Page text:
• 2 Although plaintiff points out in his brief that the "Statement of Fact" was filed many months after the trial, he does not argue that it is factually inaccurate, or that it varies in any way from the version related by the judge immediately after the incident occurred. Supreme Court Rule 329 invests the appellate court with broad power to insure that the record on appeal is complete and accurate. (Ill. Rev. Stat. 1975, ch. 110A, par. 329.) In Ray v. Winter, 39 Ill. App.3d 567, 350 N.E.2d 331 (5th Dist. 1976), we held that the failure to obtain the trial court's certification of the report of proceedings was a "material omission" which the reviewing court could supply under Rule 329. We feel that Rule 329 also empowers us to treat the court's "Statement of Fact" as properly part of the record under these circumstances. This disposition comports with both the policy underlying Rule 329 and considerations of fairness.
• 3 On December 13, 1974, more than a month after the court entered its order granting a new trial, plaintiff filed the affidavit of Anna R. Boswell, who had been one of the jurors in the case. Defendants filed a motion to strike and expunge this affidavit from the record. The circuit court granted defendant's motion to strike, but denied the motion to expunge. Plaintiff now argues that it was improper for the court to strike Ms. Boswell's affidavit. We do not agree. The mere fact that Anna Boswell's affidavit was filed does not make it part of the record. (See Burroughs v. Burroughs, 1 Ill. App.3d 697, 706, 274 N.E.2d 376, 383 (3d Dist. 1971).) The affidavit could not possibly have been considered by the trial court in ruling on plaintiff's motion for a new trial because it was filed after the motion was granted. The affidavit did not suggest that the foreman told the jury anything more than that their verdicts, both general and the special interrogatory, had to be unanimous. The additional matter contained in the affidavit dealt with the juror's particular impressions during the course of deliberations and indicated her intended verdict was inconsistent with her actual verdict, if we would attribute the meaning to it suggested by plaintiff. So considered, it would be a blatant attempt by the individual juror to impeach her verdict. There is no other suggestion of confusion on the part of the jury, unlike the factual situation present in Hunter v. Smallwood, where the court declined to clarify confusion in the minds of members of the jury as to the meaning of verdict forms. In Hunter, the fact of jury confusion appeared of record; the holding does not stand for the proposition that a juror may impeach his verdict. The law of Illinois is clearly otherwise. (Palmer v. Poynter, 24 Ill. App.2d 68, 163 N.E.2d 851 (4th Dist. 1960); Schiff v. Oak Park Cleaners and Dyers, Inc., 9 Ill. App.2d 1, 132 N.E.2d 416 (1st Dist. 1956); Ault v. Washburn, 72 Ill. App.2d 161, 218 N.E.2d 108 (3d Dist. 1966).) The court was justified in granting defendants' motion to strike because it is improper to allow plaintiff to supplement the record with new evidence never considered by the trial court. Joseph D. Foreman & Co. v. Neri, 6 Ill. App.3d 313, 285 N.E.2d 528 (1st Dist. 1972).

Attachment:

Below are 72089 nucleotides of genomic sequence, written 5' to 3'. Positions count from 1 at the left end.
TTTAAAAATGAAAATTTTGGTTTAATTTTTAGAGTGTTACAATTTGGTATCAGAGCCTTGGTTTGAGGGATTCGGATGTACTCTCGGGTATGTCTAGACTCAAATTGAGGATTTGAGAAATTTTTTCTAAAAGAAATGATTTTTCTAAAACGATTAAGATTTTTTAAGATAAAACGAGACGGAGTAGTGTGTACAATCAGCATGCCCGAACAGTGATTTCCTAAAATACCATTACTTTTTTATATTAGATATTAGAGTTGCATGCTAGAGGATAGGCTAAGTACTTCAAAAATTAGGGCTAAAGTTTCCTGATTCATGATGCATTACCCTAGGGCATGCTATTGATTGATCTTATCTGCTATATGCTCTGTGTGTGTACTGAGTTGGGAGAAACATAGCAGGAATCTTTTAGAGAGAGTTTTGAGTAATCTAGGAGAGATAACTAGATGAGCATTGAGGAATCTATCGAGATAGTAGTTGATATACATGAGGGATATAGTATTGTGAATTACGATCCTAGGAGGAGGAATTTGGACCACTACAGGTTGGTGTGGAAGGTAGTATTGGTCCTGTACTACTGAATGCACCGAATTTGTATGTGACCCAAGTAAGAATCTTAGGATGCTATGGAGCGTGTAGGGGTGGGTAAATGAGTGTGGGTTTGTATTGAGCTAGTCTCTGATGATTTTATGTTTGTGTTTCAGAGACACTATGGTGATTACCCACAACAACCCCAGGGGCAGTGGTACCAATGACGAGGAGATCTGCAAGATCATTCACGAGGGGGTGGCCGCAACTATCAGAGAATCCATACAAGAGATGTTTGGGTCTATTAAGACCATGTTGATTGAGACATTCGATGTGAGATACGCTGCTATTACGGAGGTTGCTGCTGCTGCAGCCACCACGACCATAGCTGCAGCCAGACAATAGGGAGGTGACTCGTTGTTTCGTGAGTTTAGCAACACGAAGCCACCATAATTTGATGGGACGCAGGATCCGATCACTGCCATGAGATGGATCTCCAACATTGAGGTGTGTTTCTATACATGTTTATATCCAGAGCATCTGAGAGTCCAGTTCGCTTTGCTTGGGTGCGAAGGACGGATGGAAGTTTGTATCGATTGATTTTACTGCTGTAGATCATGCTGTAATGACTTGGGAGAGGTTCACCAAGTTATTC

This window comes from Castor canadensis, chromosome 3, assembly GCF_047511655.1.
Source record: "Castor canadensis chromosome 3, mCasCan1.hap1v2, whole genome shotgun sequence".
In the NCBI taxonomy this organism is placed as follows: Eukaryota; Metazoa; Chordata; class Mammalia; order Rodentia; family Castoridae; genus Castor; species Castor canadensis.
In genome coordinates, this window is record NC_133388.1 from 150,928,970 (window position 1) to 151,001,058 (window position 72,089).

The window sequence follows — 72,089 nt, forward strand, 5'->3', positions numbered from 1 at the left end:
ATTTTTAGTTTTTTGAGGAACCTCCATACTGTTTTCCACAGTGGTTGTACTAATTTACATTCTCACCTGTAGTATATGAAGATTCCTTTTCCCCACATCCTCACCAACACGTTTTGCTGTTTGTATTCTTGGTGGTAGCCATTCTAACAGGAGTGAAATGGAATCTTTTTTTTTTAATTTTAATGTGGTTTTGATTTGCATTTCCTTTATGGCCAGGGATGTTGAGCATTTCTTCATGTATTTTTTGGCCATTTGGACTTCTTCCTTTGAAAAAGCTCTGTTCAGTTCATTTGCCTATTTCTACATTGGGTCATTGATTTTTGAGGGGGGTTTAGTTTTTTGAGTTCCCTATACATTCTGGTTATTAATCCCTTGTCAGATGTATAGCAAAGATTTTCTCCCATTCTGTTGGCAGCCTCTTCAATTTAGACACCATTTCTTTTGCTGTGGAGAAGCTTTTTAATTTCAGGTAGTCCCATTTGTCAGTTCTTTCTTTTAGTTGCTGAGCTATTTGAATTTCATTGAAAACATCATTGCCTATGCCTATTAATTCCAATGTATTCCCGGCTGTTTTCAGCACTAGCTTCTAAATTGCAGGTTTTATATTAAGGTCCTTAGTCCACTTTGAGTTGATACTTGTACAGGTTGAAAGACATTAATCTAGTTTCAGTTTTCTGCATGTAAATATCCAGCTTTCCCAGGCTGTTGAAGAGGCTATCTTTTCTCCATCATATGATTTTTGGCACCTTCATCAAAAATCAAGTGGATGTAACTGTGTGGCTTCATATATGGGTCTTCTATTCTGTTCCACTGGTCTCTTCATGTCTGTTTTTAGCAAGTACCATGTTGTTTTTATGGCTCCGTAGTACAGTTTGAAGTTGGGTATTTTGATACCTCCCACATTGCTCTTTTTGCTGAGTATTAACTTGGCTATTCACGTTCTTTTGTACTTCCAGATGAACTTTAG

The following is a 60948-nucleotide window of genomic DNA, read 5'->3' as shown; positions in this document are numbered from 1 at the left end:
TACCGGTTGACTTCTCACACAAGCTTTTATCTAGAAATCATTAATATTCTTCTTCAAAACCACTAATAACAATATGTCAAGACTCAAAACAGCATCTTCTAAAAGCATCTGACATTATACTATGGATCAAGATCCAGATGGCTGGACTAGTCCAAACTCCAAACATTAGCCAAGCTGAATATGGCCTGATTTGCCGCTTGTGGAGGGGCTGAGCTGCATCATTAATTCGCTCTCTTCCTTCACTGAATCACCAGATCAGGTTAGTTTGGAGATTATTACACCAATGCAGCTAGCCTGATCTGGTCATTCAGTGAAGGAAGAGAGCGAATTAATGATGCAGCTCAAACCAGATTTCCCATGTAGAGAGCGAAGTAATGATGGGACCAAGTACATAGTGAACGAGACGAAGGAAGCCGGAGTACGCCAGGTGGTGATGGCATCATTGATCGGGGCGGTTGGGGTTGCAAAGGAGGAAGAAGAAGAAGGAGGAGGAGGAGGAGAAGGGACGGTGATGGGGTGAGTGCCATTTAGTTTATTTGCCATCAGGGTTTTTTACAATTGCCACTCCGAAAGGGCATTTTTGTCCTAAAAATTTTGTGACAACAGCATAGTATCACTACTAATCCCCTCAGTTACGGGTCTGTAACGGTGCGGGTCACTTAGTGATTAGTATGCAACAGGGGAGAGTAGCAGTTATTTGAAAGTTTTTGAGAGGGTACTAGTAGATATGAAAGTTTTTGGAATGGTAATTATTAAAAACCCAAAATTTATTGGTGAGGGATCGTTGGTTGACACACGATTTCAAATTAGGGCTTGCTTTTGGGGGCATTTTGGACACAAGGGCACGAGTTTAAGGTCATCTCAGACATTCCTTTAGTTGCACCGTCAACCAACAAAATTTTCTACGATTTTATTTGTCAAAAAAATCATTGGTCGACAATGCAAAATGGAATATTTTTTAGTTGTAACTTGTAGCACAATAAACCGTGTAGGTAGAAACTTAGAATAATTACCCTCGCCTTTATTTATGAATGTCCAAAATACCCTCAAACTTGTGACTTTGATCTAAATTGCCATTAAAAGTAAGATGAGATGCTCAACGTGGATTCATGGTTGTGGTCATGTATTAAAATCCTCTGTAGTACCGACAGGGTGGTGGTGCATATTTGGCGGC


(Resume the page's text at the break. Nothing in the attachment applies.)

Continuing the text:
• 4 Our resolution of the foregoing issues requires a reversal of the circuit court's decision to grant a new trial. In Illinois a jury verdict will not be set aside because of an unauthorized communication with the jury unless the moving party demonstrates that he was prejudiced. (People ex rel. Walker v. Pate, 53 Ill.2d 485, 505, 292 N.E.2d 387, 398-99 (1973); People v. Tobe, 49 Ill.2d 538, 276 N.E.2d 294 (1971); People v. Canaday, 49 Ill.2d 416, 426, 275 N.E.2d 356, 362 (1971); People v. Rogers, 23 Ill. App.3d 115, 318 N.E.2d 715 (5th Dist. 1974); People v. Longstreet, 2 Ill. App.3d 556, 276 N.E.2d 825 (5th Dist. 1971).) Aside from the affidavit of Anna Boswell, the record indicates only that the jury foreman asked whether all the jurors had to sign the special interrogatory, and that the trial judge responded affirmatively. The court informed counsel of the question and answer given. No objection was made by counsel. The jury subsequently returned an answer to the interrogatory which was favorable to plaintiff's cause. Therefore, even assuming that the jurors misinterpreted the trial judge's remark, their error could only have worked in plaintiff's favor. We, therefore, hold that the ...